Professor Huntington describes The World of Civilizations:
Of the Post-Nineties as composed of nine distinct civilizations. They are the Western, Latin American, African, Islamic, Sinic, Hindu, Orthodox, Buddhist, and Japanese. In this review article, we limit our concern to the Islamic world, and the rise of radicalism now referred to as Islamism. This emphasis on Islam is necessary when we make an analysis of the world events and trouble spots since the beginning of the last decade of the twentieth-century.
The great singular and most dramatic event that may still be fresh in our memory is the Gulf War. America demonstrated its overwhelming military power and advanced technology in transporting 500,000 men and women with their equipment halfway across the world. The war was won with minimum casualties. Of course, like the Korean War, it was not decisive. It left Saddam Husein in power, and subjected his people to untold suffering due to the sanctions that were imposed on their land. Furthermore, the Gulf War had a profound impact on the thinking of the Muslim peoples of the world. Radical leaders depicted the war as a Western invasion of the sacred land of Arabia, and not as a liberation of Kuwait, a small Islamic state.
Since the end of the First Gulf War, almost all of the conflicts occurred within Islamic parts of the world. Think of the festering border war that pits Pakistan against India over Kashmir. From the Indian subcontinent, move on to Europe. The disintegration of Yugoslavia after the death of Tito was followed by the Serb’s attempt to overwhelm Bosnia. This brought the West into the area in defense of its Muslim population. Then, a new geographic entity was thrust on our attention, Kosovo, and the decision of NATO to oust the Serbs by military force from that province. The war against Serbia by the NATO led forces led to the destruction of most of the infrastructure of the country. This “police action” had an important Islamic component. The majority of the people who lived in this Serbian province were Albanians, most of them belonging to the Muslim faith. Nowadays, we watch on our television screens the savage war in going on in Chechnya, which pits the Russian forces against the Muslim Chechnians.
It is not my intention to dwell on all the conflicts between Muslims and non-Muslims. Think of East Timor and its almost complete destruction by the Muslim militias with the support of the Indonesian army. And since the early days of 2000, we witness the horrible events in Nigeria where certain northern states, dominated by Muslim majorities, declared their intention to implement Shari’a Law on all the population, whether Muslim, Christian or animist. The city of Kaduna looked like a war zone in the report of BBC Television.
It is neither prejudice nor a willingness to ignite old conflicts between Islam and the Rest, but simply a realism that requires us to consider that the major challenge of the new century is how to coexist with the growing radicalization of Islamic societies in a globalized world. The age of conquests and re-conquests belong to the past. The distinct worlds and cultures of Samuel Huntington, much as they seek to live according to their own traditions, are still quite interdependent. New problems of great proportions have arisen such as: desertification, the lack of adequate water supplies for the soaring populations of most Islamic countries, the growing and unchecked pollution of the environment, require the attention and the help of the whole world. There may be nine distinct worlds, rightly classified as such, on a cultural basis, but there remains only one oecumene, one inhabited earth, one world, in which we all live, and one atmosphere that we all share!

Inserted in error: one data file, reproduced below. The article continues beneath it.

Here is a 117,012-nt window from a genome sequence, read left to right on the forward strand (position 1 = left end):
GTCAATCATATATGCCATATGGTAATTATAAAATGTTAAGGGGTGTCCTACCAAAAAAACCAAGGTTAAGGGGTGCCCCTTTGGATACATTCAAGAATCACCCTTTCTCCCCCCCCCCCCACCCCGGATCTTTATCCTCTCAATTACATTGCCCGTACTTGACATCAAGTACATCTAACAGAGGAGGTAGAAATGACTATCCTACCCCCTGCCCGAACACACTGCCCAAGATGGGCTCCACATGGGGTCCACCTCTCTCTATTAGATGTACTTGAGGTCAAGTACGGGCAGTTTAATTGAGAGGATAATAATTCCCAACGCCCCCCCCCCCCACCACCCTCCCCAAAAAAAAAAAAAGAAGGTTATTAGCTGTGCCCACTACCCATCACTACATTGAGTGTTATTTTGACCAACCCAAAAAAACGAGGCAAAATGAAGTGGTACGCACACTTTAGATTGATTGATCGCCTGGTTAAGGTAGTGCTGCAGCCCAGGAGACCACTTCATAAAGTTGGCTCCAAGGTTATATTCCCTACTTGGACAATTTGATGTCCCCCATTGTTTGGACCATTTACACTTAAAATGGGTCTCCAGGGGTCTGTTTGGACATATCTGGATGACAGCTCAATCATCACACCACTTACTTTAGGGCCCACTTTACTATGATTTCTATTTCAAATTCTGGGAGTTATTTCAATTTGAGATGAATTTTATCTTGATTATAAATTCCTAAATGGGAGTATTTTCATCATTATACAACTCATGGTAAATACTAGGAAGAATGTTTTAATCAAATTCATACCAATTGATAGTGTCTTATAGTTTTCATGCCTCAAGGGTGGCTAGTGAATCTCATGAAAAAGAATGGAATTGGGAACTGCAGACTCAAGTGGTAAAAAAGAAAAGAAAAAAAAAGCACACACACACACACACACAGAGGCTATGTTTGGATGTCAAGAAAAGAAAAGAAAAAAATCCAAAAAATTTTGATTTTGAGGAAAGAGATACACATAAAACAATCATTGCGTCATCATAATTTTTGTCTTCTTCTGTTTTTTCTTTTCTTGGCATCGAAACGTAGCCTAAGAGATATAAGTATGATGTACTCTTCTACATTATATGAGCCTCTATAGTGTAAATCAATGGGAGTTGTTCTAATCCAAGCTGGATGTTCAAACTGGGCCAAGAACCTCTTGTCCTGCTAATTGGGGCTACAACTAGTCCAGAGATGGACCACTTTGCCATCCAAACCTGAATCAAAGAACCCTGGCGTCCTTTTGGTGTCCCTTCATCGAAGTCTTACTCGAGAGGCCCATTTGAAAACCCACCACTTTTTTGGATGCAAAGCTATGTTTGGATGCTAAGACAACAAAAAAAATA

What should our position be, as Christians, vis-à-vis the challenges of the New Millennium, and especially, our relationship with the Islamic World? The West has been unable to formulate a rational and consistent policy to guide our international relations with the one billion Muslims of the world, living in more than forty Islamic countries. This can be witnessed in our rushing to help Muslim minorities in Europe, but failing to lift a finger to help the African Christians in Sudan who have lost more than a million of their people in a struggle with the Muslim government of the North. We talk about human rights, but are selective in our going to the help of victims of oppression should they happen to be Christian. Is it because African Christians are of less human value than the Muslims of Bosnia or Chechnya? Are we motivated solely by an ill-defined national interest, which may be nothing more than a materialistic concern for our economic prosperity? It is indeed a sad commentary on the condition of Western civilization when it claims to be the universal defendant of the rights of the weak and oppressed, and yet is rather selective in the application of that ideal. Samuel Huntington’s Clash of Civilizations serves as a unique and necessary contribution to the reflection of Christians as they seek to live responsibly at the dawn of the Third Millennium on the global scene. To discard any utopian dream to bring about a perfect world order this side of the Parousia does not imply that we should remain passive as we live in a world filled with conflicts. Whenever there is a need to speak out against oppression, we should not hesitate to fulfill our responsibility as followers of the Lord Jesus Christ, our Sovereign King.
The Clash of Civilizations and the Remaking of Word Order, by Samuel P. Huntington. A Touchstone Book, published by Simon and Schuster, New York, NY 10220, 1997 Paperback U.S. $14.00
Reflections on a Ravaged Century, by Robert Conquest. An Excerpt, Part 1 of 2 and Part 2 of 2